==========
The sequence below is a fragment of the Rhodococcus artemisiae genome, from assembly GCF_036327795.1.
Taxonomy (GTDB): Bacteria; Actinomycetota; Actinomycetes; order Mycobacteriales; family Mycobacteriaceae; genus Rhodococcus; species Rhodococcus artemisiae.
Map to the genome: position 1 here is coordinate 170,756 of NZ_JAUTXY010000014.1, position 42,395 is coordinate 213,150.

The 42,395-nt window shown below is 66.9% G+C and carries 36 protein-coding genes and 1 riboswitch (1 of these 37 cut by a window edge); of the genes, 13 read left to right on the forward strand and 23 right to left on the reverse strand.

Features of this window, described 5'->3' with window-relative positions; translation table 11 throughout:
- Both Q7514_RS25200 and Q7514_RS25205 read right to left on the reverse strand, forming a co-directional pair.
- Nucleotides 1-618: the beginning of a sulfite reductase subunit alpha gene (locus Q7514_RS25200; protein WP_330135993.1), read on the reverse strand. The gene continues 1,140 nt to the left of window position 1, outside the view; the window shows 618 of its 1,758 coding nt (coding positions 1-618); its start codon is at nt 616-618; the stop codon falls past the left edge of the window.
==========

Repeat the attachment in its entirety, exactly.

The sequence below is a fragment of the Rhodococcus artemisiae genome, from assembly GCF_036327795.1.
Taxonomy (GTDB): Bacteria; Actinomycetota; Actinomycetes; order Mycobacteriales; family Mycobacteriaceae; genus Rhodococcus; species Rhodococcus artemisiae.
Map to the genome: position 1 here is coordinate 170,756 of NZ_JAUTXY010000014.1, position 42,395 is coordinate 213,150.

The 42,395-nt window shown below is 66.9% G+C and carries 36 protein-coding genes and 1 riboswitch (1 of these 37 cut by a window edge); of the genes, 13 read left to right on the forward strand and 23 right to left on the reverse strand.

Features of this window, described 5'->3' with window-relative positions; translation table 11 throughout:
- Both Q7514_RS25200 and Q7514_RS25205 read right to left on the reverse strand, forming a co-directional pair.
- Nucleotides 1-618: the beginning of a sulfite reductase subunit alpha gene (locus Q7514_RS25200; protein WP_330135993.1), read on the reverse strand. The gene continues 1,140 nt to the left of window position 1, outside the view; the window shows 618 of its 1,758 coding nt (coding positions 1-618); its start codon is at nt 616-618; the stop codon falls past the left edge of the window.